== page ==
Mules, you learn in biology, do not technically count as a species because they, the product of male donkeys and female horses, cannot reproduce. If only the same could be said of mules the shoes, which retailers are producing and reproducing and, contrary to their name, frankly seem to breed like rabbits. Mules are everywhere lately. Elle says they’re the "it" shoe of summer. (Gesundheit.)
But that’s fashion, always changing, a new thing every season. It’s exhausting. So we’re doing mules now? Got it, mules. Here’s your primer: Mules are backless, so all clogs are technically mules, but not all mules are clogs. (For more on this distinction, visit the wide and fascinating world of mule vs. clog content available via your favorite search engine.) Mules are sometimes open-toe, sometimes not, sometimes heeled, sometimes not. They’re quite versatile; you may be wearing mules right now and not know it.
But I want to talk to you about a specific kind of mule, a virulent strain defined by its so-called convertibility. They don’t look like mules at all, because they have backs. And those backs are designed to be folded down and stepped on, like so:
Everlane calls these shoes the “Modern Babo” and says the “unique, collapsible heel can be worn down like a slide or up like a loafer.” Gucci, Acne Studios, and others sell similar (and similarly expensive) designs.
There, now you know the horror that I’ve been living with for weeks. It’s not that I think they’re ugly; it’s more that the concept of stepping on your shoes on purpose has broken my brain. A lifetime of conditioning to put on my shoes rather than step on them so quickly turned on its head! I thought the world worked one way, but no, sorry, it works completely the other way, and now we can step on our shoes. These shoes are made to be stepped on, in fact!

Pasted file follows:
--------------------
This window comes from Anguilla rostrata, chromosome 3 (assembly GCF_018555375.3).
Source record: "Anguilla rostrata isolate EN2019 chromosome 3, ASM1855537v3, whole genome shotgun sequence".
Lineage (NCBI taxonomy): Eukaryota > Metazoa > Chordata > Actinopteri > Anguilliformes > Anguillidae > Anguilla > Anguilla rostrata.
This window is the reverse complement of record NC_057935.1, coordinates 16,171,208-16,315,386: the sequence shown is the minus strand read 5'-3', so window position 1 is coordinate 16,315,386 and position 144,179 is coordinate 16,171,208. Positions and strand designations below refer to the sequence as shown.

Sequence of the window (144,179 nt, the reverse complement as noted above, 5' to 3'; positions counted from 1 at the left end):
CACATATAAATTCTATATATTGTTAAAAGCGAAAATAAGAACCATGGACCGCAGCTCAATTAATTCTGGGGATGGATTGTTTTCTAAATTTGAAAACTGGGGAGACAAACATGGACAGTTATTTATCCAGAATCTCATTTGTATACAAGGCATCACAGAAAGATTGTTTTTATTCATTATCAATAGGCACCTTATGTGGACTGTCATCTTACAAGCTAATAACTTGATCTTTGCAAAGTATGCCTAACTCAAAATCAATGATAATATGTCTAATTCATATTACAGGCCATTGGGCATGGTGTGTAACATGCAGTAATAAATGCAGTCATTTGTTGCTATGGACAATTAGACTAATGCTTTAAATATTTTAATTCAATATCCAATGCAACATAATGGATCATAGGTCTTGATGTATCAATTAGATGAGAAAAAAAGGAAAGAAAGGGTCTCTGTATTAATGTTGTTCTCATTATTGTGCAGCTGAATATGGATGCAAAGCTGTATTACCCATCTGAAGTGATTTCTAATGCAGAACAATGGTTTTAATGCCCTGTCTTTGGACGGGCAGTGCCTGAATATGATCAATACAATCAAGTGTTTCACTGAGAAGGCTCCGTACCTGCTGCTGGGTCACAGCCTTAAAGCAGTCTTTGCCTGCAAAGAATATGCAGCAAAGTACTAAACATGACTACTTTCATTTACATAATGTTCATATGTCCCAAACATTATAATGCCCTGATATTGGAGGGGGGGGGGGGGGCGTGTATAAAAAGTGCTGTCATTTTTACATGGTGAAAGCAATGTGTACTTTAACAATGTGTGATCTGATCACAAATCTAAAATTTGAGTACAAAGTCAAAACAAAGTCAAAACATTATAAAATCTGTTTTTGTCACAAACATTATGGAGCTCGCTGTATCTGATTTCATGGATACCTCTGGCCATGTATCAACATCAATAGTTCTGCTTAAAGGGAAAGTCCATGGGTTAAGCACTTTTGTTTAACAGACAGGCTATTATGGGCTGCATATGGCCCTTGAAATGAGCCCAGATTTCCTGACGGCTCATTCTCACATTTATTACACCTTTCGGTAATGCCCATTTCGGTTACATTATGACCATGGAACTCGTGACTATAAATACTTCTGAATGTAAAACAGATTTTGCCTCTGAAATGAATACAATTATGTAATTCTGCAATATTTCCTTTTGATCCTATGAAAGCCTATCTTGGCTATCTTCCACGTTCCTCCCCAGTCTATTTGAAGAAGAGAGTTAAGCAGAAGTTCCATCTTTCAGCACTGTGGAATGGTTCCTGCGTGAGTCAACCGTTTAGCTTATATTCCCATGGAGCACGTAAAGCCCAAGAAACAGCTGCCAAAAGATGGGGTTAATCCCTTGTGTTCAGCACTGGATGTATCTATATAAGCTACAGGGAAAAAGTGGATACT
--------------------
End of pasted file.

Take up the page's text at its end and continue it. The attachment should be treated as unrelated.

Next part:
Story time: When I was a kid, I was lucky enough to have a friend who lived only a few houses away from me, and I went to her house all the time. Sometimes after a long day of playing outside or whatever primitive version of Catfish we were enacting on the computer, I would be too lazy to put on my sneakers to walk home, so I would just kind of stick my feet in them without tying them. More than once this resulted in me tripping on the way home; it’s really not a recommended way to wear your shoes. Little did I know I was such a fashion innovator, way ahead of my time on the stepping-on-the-backs-of-my-shoes front. Shoes: Who said they should encase your feet anyway?
Can you imagine having so much money to spend on shoes that you don’t worry about ruining the structure of your expensive leather loafers? Having such a busy social calendar that you don’t have time to fully insert your feet into your shoes? Traveling everywhere via UberBlack and therefore not having to take walking-more-than-10-feet-into-your-shoes considerations? Sounds like a nice life.
“For the record,” one of the most stylish women at Slate offered when these came up recently, “I like those shoes.” Well, there you have it: These shoes are the future. And in that future, a lot of us will be stumbling.